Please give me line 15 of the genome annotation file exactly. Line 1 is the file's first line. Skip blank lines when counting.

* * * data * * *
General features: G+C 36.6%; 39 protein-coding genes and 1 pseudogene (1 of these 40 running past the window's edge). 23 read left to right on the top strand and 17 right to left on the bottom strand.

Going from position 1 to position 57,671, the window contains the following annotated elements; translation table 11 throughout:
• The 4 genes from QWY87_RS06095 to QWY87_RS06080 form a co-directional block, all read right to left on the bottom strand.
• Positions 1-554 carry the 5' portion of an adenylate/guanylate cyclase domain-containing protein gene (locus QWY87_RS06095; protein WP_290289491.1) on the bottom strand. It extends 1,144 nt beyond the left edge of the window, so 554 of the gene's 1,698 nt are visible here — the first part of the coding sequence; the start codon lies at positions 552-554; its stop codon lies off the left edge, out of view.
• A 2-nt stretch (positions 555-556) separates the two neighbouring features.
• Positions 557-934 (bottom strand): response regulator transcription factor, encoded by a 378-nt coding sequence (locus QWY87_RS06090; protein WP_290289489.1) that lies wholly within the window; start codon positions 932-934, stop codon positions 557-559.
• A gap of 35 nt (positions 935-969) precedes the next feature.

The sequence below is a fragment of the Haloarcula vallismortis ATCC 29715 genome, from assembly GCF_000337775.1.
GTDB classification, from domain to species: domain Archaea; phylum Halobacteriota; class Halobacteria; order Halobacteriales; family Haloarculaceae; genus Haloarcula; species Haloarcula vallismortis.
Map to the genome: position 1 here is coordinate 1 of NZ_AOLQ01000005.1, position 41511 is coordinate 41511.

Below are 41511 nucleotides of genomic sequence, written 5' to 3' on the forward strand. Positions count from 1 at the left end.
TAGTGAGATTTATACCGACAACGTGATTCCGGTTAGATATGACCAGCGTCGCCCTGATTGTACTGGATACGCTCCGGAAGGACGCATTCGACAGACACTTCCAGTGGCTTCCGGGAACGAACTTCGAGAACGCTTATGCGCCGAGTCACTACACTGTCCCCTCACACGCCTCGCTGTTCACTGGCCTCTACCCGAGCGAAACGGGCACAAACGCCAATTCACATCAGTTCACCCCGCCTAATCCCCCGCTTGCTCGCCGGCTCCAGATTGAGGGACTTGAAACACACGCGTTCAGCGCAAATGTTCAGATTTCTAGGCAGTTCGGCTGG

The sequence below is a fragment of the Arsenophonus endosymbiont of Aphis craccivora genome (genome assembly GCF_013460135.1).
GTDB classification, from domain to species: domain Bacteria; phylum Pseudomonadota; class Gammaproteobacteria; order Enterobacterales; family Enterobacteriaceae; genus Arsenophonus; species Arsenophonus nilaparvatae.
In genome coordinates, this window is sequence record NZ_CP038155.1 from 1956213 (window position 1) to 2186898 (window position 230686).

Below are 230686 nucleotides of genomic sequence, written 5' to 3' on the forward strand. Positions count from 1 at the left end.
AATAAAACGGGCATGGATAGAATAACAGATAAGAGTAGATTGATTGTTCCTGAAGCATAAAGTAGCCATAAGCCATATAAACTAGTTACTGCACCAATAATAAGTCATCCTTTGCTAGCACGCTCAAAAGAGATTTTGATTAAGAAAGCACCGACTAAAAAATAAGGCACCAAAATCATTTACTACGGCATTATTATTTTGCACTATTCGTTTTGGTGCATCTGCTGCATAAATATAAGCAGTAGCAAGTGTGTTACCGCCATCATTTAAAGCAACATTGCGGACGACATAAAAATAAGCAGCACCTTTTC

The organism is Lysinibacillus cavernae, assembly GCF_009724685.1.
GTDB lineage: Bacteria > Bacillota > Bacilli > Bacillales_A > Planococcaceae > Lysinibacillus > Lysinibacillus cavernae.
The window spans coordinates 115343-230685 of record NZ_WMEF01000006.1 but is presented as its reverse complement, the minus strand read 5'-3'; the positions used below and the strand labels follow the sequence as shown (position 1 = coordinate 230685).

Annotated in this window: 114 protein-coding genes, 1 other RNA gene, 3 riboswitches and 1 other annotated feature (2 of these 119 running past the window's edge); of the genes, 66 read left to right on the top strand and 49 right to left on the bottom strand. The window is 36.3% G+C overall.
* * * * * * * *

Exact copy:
In genome coordinates, this window is sequence record NZ_CP038155.1 from 1956213 (window position 1) to 2186898 (window position 230686).